Ashley Walker didn't know her father's death would kill her credit score.
When Walker's father, Kenneth Lovell, died of lung cancer on Aug. 31, the Social Security Administration accidentally listed her as deceased in its Master Death File.
That fatal mistake affects about 6,000 people a year, according to the Social Security Administration's Office of the Inspector General. And that figure is actually lower than the estimated 12,000 inaccurately reported as dead in 2011, the last time the inspector general did an audit of the data.
"If I'm supposed to be dead, where is my death certificate?" asked Walker, a 28-year-old junior at Chicago State University studying chemistry, who recently accepted a paid summer internship at Harvard University's astrochemistry lab. She hopes to complete a doctorate in the field.
Walker did not discover the mistake until November, when she was rejected for an auto loan to buy a car to get to school, even though she had more than $5,000 for a down payment. She looked at her credit score to find that it was 540. (Many credit scores range from 350 to 850 and the average American has a score of nearly 700.)
"I've never been a big money or material person," Walker said. "I should have been checking my credit report regularly for errors."
What is particularly damaging about a false death report by the Social Security Administration is that all three major credit-reporting companies are contacted and the mistake can take up to three months to correct.
"This is the most painful credit report error because it goes out to everyone," said Nick Clements, co-founder of MagnifyMoney, a financial product comparison website who spent 15 years in the credit card industry.
Once Walker saw her credit score plummet and realized that the three major credit reporting firms — Equifax, Experian and TransUnion — listed her as deceased, she and her mother, Linda, went to their Social Security office.
Though it took a few hours, Walker eventually got a letter verifying she is alive and that she could share with the three credit-reporting companies, her bank, her internet service provider and any other organization that relies on credit reports to make their decisions.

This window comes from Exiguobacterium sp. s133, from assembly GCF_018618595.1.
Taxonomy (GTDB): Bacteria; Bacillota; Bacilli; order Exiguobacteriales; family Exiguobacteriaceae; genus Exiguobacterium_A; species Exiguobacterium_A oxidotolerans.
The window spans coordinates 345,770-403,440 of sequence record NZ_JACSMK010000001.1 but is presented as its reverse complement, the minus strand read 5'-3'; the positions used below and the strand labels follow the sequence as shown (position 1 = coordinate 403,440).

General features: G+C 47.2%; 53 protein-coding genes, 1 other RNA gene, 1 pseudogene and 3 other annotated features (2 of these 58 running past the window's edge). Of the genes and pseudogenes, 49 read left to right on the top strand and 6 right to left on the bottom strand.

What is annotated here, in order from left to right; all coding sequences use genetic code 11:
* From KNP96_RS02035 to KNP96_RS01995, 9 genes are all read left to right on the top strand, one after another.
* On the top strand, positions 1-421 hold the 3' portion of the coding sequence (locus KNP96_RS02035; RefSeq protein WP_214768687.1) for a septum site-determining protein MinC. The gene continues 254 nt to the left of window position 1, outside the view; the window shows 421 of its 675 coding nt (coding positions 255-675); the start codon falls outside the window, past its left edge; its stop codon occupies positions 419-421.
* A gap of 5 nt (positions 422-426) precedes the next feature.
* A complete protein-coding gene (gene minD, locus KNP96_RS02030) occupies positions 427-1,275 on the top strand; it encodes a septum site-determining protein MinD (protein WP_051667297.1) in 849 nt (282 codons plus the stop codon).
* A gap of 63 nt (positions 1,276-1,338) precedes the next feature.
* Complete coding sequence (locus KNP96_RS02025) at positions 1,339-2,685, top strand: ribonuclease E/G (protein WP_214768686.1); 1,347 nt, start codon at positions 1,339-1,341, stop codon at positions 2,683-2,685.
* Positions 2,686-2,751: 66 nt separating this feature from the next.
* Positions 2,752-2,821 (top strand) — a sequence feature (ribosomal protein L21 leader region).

"It is an extremely slow process," Walker said. "I'm still dealing with it, and it has taken months."
The error put Walker's financial aid at Chicago State and her Harvard internship in jeopardy. The Department of Education revoked her student loans for the spring semester, which started Jan. 9. And if she did not attend school this semester, she would not qualify for the Harvard internship.
Fearing that she didn't have enough money to go to school without the aid, Walker raised $8,720 in donations on the crowdfunding website GoFundMe to attend the spring semester. She continues to work out the financial aid details with Chicago State.
If you are in such a situation, it may be tempting to hire a credit repair company. However, the Consumer Financial Protection Bureau issued an alert in September about these businesses.
Avoid any firms that charge an advance fee for their services, which is illegal. If you use a company, make sure you know all the fees you will pay and the limits of any so-called "money-back guarantee."
"With a credit repair company, you are basically paying for services you can easily do yourself," Clements said.
To fix an error on your credit reports, it requires sending a lot of letters. The Federal Trade Commission advises consumers report any errors in writing, and the commission provides a sample letter on its website. Make copies of any supporting documentation that prove the information on the credit report is incorrect.
Keeping tabs on your credit reports and score is a good way to be alerted to any identity fraud.
Several websites, including Credit Karma, Credit Sesame and Quizzle, offer free credit-monitoring services.
The freebies don't give you the most accurate scores from all three credit-scoring firms, and you will be barraged with offers to upgrade to their paid services, but you will receive regular ballpark estimates of where your credit stands and what is affecting your score.
By federal law, you're entitled to a free report from all three companies once a year. While many sites claim to give a free credit report, the official place to go is AnnualCreditReport.com.
"I'm checking my credit score monthly and reviewing my credit reports for errors so this doesn't happen again," Walker said.